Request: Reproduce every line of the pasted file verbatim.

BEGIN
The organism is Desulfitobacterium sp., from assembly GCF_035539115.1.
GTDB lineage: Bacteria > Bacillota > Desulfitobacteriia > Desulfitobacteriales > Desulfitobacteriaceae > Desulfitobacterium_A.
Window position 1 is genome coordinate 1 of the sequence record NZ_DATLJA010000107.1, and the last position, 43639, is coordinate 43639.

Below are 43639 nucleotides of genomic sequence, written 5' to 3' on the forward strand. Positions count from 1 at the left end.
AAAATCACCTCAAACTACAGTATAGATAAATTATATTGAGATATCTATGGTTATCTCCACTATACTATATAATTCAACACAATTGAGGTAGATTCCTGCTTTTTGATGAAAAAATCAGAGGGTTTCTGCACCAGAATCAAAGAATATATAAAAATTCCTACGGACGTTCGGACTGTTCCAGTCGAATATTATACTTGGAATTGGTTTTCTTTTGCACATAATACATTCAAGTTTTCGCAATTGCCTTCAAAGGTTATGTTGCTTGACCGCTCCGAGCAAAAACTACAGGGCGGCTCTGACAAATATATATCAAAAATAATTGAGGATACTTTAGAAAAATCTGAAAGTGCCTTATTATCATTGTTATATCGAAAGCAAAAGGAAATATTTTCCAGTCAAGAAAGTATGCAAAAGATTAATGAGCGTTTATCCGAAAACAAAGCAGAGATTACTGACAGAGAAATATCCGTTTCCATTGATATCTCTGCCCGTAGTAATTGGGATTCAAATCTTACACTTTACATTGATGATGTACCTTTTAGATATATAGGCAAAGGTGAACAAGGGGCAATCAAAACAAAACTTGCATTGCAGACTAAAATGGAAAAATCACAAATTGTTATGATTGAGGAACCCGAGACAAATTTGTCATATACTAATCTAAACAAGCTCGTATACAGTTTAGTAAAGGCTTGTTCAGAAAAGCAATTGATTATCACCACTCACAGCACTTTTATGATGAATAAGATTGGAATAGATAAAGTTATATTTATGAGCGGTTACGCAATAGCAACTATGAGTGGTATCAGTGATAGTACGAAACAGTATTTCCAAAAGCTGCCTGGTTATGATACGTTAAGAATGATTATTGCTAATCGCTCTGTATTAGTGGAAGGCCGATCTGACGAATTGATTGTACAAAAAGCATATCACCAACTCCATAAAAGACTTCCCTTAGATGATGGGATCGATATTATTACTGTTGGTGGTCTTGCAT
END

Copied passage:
The organism is Desulfitobacterium sp., from assembly GCF_035539115.1.
GTDB lineage: Bacteria > Bacillota > Desulfitobacteriia > Desulfitobacteriales > Desulfitobacteriaceae > Desulfitobacterium_A.
Window position 1 is genome coordinate 1 of the sequence record NZ_DATLJA010000107.1, and the last position, 43639, is coordinate 43639.

Below are 43639 nucleotides of genomic sequence, written 5' to 3' on the forward strand. Positions count from 1 at the left end.
AAAATCACCTCAAACTACAGTATAGATAAATTATATTGAGATATCTATGGTTATCTCCACTATACTATATAATTCAACACAATTGAGGTAGATTCCTGCTTTTTGATGAAAAAATCAGAGGGTTTCTGCACCAGAATCAAAGAATATATAAAAATTCCTACGGACGTTCGGACTGTTCCAGTCGAATATTATACTTGGAATTGGTTTTCTTTTGCACATAATACATTCAAGTTTTCGCAATTGCCTTCAAAGGTTATGTTGCTTGACCGCTCCGAGCAAAAACTACAGGGCGGCTCTGACAAATATATATCAAAAATAATTGAGGATACTTTAGAAAAATCTGAAAGTGCCTTATTATCATTGTTATATCGAAAGCAAAAGGAAATATTTTCCAGTCAAGAAAGTATGCAAAAGATTAATGAGCGTTTATCCGAAAACAAAGCAGAGATTACTGACAGAGAAATATCCGTTTCCATTGATATCTCTGCCCGTAGTAATTGGGATTCAAATCTTACACTTTACATTGATGATGTACCTTTTAGATATATAGGCAAAGGTGAACAAGGGGCAATCAAAACAAAACTTGCATTGCAGACTAAAATGGAAAAATCACAAATTGTTATGATTGAGGAACCCGAGACAAATTTGTCATATACTAATCTAAACAAGCTCGTATACAGTTTAGTAAAGGCTTGTTCAGAAAAGCAATTGATTATCACCACTCACAGCACTTTTATGATGAATAAGATTGGAATAGATAAAGTTATATTTATGAGCGGTTACGCAATAGCAACTATGAGTGGTATCAGTGATAGTACGAAACAGTATTTCCAAAAGCTGCCTGGTTATGATACGTTAAGAATGATTATTGCTAATCGCTCTGTATTAGTGGAAGGCCGATCTGACGAATTGATTGTACAAAAAGCATATCACCAACTCCATAAAAGACTTCCCTTAGATGATGGGATCGATATTATTACTGTTGGTGGTCTTGCAT